A Day in the Life of Eve Fawkner, Cat Burglar in Training

Cat Burglar in Training

Today I’m visiting Romancing the Book where Eve Fawkner, my heroine from Cat Burglar in Training is running the show. There’s also a copy of Cat Burglar in Training up for grabs by one commenter. Here’s the link to Romancing the Book.

A Doggy Tale: Greyfriars Bobby

Most visitors to Edinburgh, Scotland can’t resist this heart-warming tale of a loyal Skye terrier who guarded his master’s grave for fourteen years.

Bobby was the watch dog of John Gray, a police constable in Edinburgh. The pair often took walks to Greyfrairs Place, a coffee house owned by Mr. William Ramsey and were a well known sight. John “Jock” Gray developed tuberculosis and died in Feb 1858.

The funeral took place, and Bobby refused to leave the graveside. Dogs weren’t allowed in the Kirkyard, but Bobby stubbornly remained at his master’s side. Locals took pity on the loyal terrier and started to feed him. They continued looking after the tenacious terrier until he died 14 years later in 1872.

Greyfriars Bobby, Edinburgh, Scotland  Headstone, Greyfriars Bobby, Edinburgh

According to records, Bobby had a stumpy tail that constantly wagged and a courageous character. He didn’t like strangers, yet was devoted to family and his master. Disney made a movie about Greyfriars Bobby, which I remember watching as a child, so I was thrilled to visit his statue and headstone during our visit to Edinburgh.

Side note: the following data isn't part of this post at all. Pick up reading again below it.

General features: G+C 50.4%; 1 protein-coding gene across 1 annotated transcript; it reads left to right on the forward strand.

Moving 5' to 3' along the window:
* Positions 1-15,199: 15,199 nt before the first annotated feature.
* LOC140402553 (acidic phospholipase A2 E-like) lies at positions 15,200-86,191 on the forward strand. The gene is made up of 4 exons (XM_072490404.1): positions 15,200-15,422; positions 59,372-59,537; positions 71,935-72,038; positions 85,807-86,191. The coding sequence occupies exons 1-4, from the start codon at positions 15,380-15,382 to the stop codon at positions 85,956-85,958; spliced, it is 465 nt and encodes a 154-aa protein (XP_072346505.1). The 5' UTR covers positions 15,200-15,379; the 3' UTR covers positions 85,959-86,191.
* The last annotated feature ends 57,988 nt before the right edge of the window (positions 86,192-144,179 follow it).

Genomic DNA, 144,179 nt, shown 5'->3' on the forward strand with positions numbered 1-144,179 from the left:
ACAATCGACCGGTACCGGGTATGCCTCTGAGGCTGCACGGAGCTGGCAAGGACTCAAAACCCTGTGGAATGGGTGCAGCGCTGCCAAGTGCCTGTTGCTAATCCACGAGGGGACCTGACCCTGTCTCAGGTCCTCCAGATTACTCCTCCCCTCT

A truly wonderful story.

Have you seen the Disney version of Greyfriars Bobby? Cartoons aside, what is your favorite Disney movie?

Recipe: Chunky Oat Biscuits

Weekend Cooking Meme

Weekend Cooking is a chance to share the food love and is hosted by Beth Fish Reads. On Saturday mornings, publish your post — perhaps a cookbook review or maybe just some favorite food-related quotes.

Make sure to leave a link, so we can read what you have to say. I hope you’ll join in when your weekend (or recent) reading or movie watching fits in with the theme. Remember, the definition of Weekend Cooking is free and easy, if you think your post even remotely fits the theme, grab the button and sign in to Mr. Linky.

Chunky Oat Cookies

This is another new recipe that I’ve tried recently from the 30-Minute Vegetarian by Joanna Farrow. My husband likes this biscuit/cookie because it’s not too sweet. I’m quite fond of them too.


125g/4 oz butter, softened

125g/4 oz caster sugar

1 egg